In this task I will be describing the marketing research that JD Sports perform. I will investigate the primary research techniques and also look at the qualitative and quantitative research techniques which they apply towards their business. I will then describe how the market researching techniques help JD Sports develop its SWOT analysis and the limitations to market research.
P3 Market research is the way in which JD finds out about the performance of its customers and its rivals. It uses this evidence to make sure that its advertising and sales activities are planned to influence the people it is aiming to reach e.g. sports people.
Quantitative research is numerically-based and obtains the solid statistics from which decisions can be prepared with assurance. Examples of quantitative market research at JD include:
Exit surveys – carried out face-to-face with consumers as they depart the store. This is a simple examination covering a cross-section of stores to collect the views of consumers in diverse locations. At JD the purpose of the survey is mainly to understand the reasons/frequency of visit, and reasons for and against purchase.
The ‘shopping bag’ survey – the JD research team monitors what carrier bags customers entering JD stores are carrying. This helps categorize what other stores JD customers use and are spending money in. It provides competitor insight and an idea of which retailers draw a similar customer profile to JD, a variable that can influence the location of new JD store openings.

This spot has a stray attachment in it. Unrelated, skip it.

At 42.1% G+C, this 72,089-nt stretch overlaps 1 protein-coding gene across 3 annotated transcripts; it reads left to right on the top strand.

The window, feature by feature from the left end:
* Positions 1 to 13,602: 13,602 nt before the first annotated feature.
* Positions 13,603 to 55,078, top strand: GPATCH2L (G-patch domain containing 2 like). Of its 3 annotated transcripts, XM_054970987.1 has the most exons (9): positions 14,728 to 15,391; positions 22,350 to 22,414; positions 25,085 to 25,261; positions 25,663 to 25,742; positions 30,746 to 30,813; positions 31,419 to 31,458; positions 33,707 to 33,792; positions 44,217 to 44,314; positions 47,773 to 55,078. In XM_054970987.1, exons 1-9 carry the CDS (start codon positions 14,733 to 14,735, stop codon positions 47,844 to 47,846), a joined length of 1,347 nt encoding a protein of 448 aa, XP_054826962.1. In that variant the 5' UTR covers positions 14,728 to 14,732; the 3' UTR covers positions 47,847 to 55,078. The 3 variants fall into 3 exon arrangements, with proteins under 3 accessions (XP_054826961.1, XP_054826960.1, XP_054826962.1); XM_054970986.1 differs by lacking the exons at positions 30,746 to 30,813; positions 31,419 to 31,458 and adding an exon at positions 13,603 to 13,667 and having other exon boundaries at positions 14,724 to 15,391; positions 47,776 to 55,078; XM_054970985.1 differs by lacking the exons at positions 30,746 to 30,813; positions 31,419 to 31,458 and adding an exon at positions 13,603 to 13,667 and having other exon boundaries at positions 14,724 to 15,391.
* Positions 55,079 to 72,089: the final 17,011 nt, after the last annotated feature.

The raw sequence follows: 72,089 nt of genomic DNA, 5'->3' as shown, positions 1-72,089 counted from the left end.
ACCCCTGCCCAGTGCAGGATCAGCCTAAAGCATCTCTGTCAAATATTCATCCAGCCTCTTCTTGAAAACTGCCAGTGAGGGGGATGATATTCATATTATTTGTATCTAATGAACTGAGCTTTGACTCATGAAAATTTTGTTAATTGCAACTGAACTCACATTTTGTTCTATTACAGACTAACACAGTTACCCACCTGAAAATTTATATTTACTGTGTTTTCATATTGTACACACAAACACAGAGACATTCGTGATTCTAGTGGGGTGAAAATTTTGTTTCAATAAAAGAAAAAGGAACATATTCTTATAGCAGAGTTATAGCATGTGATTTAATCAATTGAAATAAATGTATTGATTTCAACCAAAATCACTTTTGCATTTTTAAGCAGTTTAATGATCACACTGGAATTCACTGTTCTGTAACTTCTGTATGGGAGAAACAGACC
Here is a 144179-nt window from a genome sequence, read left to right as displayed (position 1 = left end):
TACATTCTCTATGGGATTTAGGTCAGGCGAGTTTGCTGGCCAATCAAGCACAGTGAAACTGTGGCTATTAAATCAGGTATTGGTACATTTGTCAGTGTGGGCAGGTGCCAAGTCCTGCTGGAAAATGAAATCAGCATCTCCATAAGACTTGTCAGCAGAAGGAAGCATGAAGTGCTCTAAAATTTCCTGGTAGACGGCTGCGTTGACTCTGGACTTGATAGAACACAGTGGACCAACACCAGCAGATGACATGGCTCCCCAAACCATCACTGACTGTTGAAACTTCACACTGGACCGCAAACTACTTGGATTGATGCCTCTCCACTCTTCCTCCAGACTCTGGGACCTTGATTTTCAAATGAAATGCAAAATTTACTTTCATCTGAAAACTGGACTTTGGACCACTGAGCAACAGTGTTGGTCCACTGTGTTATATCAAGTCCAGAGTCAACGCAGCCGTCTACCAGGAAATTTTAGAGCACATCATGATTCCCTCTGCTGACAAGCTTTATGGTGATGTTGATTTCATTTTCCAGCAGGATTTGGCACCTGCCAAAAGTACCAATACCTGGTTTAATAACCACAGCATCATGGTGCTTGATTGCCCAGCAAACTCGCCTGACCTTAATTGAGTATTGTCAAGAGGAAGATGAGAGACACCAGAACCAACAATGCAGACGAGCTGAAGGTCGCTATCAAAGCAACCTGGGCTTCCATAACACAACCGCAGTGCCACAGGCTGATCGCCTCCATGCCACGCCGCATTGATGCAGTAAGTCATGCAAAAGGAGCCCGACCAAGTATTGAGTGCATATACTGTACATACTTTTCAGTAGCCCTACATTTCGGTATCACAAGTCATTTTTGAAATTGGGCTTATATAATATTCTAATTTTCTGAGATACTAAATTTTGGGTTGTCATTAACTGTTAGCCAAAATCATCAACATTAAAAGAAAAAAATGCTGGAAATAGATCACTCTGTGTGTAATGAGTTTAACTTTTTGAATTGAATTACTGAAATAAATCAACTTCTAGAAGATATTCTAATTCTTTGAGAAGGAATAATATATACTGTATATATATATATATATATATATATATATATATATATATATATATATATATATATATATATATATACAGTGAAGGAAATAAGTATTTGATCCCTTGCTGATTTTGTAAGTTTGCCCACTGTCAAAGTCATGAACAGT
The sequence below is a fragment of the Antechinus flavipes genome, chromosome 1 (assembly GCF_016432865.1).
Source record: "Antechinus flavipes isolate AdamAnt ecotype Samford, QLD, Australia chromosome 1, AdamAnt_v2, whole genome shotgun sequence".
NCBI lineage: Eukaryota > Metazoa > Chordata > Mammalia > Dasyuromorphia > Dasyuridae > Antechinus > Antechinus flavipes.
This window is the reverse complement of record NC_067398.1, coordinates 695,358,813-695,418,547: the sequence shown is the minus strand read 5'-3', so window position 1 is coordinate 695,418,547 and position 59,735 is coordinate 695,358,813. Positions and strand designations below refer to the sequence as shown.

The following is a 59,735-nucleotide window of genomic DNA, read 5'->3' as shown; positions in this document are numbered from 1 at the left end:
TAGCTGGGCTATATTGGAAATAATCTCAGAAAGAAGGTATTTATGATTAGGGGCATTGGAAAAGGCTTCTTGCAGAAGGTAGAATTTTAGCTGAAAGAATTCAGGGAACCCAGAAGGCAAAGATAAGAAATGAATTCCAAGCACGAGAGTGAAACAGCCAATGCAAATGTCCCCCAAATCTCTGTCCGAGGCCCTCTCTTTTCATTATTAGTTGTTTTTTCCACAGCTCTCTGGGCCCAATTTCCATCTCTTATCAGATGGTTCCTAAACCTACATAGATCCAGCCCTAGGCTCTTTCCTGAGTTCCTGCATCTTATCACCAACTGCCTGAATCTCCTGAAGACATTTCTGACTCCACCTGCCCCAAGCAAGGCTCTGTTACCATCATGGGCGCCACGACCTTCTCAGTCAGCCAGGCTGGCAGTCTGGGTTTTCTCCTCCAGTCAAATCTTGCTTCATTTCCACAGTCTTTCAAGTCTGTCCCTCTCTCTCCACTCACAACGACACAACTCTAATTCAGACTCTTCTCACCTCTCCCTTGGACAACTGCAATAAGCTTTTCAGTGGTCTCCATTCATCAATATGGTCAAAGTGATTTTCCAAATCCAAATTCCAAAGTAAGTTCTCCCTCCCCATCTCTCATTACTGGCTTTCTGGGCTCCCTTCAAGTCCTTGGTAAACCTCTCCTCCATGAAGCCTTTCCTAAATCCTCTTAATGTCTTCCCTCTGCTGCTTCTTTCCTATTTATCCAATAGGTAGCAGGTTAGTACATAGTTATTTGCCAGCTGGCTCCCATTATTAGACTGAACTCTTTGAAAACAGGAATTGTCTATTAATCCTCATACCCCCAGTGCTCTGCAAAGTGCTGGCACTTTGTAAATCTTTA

On-site fieldwork – JD’s dedicated Site Research team invests important time researching new locations. This involves defining the amount of a location’s catchment area, reviewing the presence and quality of the competition and assessing the field and visibility (i.e. how busy the area is) of a unit. This helps build a detailed SWOT analysis of each new site.
Qualitative information is a primary form of market research which focuses on consumer belief and opinions on a product or service. This type of research illuminates the facts and figures collected through quantitative research. Examples of qualitative research at JD include:
Focus groups – by speaking to an extent with small groups of 8-10 people, more insightful questions can be asked concerning brands and new product developments. At JD these are typically run in schools and colleges, where it can get direct feedback from its core consumers.
Primary research consists of the gathering of original primary data. It can be accomplished through various methods, including questionnaires phone calls or experiments. Examples of primary research at JD include exit surveys and focus groups. The information gathered is first-hand information. They can then use the information to obtain more customers, raise sales and awareness of the company as a whole.
Secondary research JD uses is commercial market research report which is organised by research experts. They collect estimates of the size of the sales in each product or market categories. At JD this kind of information is very beneficial when evaluating new product markets or international opportunities e.g. Europe. Secondary research is often quicker, easier and cheaper to conduct.
Quantitative research The strength of quantitative research is that when an employer conducts a survey face to face with a customer, he or she can get a clear understanding of the customer’s comments which will help improve the business. The weakness of this kind of